Arizona Gov. Jan Brewer (R) on Wednesday vetoed legislation empowering businesses to discriminate openly against gays and lesbians based on religious beliefs.
The bill, which passed the Republican-led state legislature last week, was hailed by many Republicans and conservative groups as a necessary step to protect religious freedoms.
Faced with the outcry, Brewer killed the proposal, citing her concern for the business interests of the state.
“The bill is broadly worded and could result in unintended and negative consequences,” Brewer said in a letter explaining her decision. “The legislation seeks to protect businesses, yet the business community overwhelmingly opposes the proposed law.”
Pushed by the Center for Arizona Policy (CAP), a conservative group that opposes abortion and gay marriage, the bill would allow Arizona businesses and individuals to refuse service to gay and lesbian customers based on "sincerely held" religious beliefs.
But the protests were immediate. Some called on the National Football League to pull the Super Bowl from Glendale, where it's scheduled to be held in 2015. Others urged a boycott of the entire state. Apple Inc. has urged a veto, and over the weekend, a Tucson pizzeria posted a warning to the lawmakers who backed the bill: "We reserve the right to refuse service to Arizona legislators."
CAP President Cathi Herrod said the critics had distorted what the bill would do, and she characterized the veto as marking "a sad day for Arizonans who cherish and understand religious liberty."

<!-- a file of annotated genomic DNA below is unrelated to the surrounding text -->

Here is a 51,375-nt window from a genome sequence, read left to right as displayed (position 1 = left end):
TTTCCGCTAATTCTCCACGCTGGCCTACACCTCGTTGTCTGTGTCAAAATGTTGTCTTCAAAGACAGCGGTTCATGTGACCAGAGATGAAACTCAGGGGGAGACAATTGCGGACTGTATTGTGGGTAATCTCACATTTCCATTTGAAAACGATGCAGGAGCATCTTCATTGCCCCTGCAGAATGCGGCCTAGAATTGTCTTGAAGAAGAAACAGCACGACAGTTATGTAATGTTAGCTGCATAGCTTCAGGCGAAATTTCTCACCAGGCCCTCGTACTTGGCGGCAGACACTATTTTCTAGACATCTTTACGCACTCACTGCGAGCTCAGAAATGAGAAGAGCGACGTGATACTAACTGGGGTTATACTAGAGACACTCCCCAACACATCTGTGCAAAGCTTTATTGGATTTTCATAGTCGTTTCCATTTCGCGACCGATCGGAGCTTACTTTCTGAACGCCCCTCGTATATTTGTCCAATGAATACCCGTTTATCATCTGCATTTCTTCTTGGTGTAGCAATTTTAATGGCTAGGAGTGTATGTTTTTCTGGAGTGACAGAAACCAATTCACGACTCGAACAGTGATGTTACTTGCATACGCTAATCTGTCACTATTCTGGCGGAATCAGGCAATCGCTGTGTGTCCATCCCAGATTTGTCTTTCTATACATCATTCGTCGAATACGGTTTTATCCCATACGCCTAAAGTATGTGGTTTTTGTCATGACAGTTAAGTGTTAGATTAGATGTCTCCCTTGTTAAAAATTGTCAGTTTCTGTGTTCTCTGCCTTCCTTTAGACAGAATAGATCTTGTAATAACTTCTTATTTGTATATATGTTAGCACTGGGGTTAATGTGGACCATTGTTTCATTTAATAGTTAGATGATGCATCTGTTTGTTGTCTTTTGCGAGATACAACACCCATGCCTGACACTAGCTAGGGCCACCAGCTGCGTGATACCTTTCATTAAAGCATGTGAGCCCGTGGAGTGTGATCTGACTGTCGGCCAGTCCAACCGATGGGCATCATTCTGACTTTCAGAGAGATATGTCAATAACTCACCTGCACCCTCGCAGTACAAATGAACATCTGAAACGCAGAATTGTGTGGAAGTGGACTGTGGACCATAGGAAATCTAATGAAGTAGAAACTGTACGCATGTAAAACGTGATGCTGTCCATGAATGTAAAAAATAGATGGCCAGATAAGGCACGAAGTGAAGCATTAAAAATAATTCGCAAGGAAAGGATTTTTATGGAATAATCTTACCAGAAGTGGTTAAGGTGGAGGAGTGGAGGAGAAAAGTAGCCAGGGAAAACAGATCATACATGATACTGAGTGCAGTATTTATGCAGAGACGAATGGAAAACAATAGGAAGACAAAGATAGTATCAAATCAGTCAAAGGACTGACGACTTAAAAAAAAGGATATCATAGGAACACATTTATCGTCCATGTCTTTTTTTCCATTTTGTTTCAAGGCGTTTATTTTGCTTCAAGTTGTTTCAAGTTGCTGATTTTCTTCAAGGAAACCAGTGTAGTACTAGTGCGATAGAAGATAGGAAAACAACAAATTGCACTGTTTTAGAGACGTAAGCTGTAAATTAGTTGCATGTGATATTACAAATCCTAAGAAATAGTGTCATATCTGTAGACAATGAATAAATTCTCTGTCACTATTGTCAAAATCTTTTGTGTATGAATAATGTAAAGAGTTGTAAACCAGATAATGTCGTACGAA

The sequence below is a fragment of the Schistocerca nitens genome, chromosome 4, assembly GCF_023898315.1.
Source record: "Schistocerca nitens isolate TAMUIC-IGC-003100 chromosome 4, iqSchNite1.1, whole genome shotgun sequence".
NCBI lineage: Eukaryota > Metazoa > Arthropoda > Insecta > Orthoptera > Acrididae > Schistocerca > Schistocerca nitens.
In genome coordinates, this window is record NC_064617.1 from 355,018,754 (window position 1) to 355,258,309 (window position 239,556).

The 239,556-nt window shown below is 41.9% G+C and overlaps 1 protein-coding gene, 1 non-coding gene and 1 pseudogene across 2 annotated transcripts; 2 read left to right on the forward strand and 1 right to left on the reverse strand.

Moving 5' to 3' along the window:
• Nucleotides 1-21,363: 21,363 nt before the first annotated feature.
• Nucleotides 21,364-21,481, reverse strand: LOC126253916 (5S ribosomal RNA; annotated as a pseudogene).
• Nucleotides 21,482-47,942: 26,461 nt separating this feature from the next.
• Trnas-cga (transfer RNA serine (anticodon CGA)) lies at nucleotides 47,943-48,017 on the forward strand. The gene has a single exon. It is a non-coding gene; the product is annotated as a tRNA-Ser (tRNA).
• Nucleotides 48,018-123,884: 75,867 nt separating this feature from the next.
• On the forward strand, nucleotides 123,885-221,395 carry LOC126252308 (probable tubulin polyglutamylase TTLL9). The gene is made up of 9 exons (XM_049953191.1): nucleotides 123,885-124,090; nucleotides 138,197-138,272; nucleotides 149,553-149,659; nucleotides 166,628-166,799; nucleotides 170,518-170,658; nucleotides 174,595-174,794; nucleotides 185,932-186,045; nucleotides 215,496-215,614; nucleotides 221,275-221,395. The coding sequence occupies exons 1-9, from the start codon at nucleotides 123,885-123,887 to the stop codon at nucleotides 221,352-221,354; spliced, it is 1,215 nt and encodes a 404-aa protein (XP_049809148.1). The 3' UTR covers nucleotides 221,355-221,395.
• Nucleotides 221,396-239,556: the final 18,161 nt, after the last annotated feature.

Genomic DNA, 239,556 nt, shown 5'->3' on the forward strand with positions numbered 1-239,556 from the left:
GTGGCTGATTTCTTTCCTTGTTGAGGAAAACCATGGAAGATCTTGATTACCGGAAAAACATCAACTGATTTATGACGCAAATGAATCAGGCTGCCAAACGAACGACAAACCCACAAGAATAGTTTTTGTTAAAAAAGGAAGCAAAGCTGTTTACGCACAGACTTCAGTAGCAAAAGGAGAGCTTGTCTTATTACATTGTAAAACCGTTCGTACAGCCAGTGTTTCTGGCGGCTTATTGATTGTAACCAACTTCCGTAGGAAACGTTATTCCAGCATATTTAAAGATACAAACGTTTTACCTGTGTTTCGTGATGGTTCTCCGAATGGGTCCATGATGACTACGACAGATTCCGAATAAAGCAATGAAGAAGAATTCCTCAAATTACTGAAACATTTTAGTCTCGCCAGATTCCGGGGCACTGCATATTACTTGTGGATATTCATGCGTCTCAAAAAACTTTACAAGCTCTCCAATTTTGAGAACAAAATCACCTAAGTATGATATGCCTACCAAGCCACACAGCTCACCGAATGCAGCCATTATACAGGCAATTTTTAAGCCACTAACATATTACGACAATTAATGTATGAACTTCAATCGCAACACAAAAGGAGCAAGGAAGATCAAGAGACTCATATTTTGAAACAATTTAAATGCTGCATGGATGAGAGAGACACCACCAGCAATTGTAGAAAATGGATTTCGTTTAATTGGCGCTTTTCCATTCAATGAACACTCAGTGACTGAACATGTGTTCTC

"SB 1062 passed the legislature for one reason only: to guarantee that all Arizonans would be free to live and work according to their faith," Herrod said in a statement. "Opponents were desperate to distort this bill rather than debate the merits. Essentially, they succeeded in getting a veto of a bill that does not even exist."
Brewer saw things differently.
In a press conference on Wednesday, she said that the bill could “create more problems than it purports to solve.”
“To the supporters of the legislation, I want you to know that I understand that long-held norms about marriage and family are being challenged as never before,” she said, but added, “I have not heard of one example in Arizona where a business owner’s religious liberty has been violated.”
Gay rights group GLAAD hailed the veto choice.
“Governor Brewer today demonstrated that basic respect for LGBT people extends across party lines, and anti-LGBT bias isn't just bad politics, it's bad for business,” said the organization’s president and chief executive, Sarah Kate Ellis, in a statement.
“As other states consider similar laws that aim only to make LGBT people's lives more difficult, legislators would do well to remember that anti-LGBT laws just won't be tolerated,” she said.
After the news conference, Brewer tweeted a photo of herself vetoing the bill.
It remains unclear if the GOP sponsors of the bill will abandon their push or try to tweak the language in hopes of passing it again.
— This story was last updated at 9:20 p.m.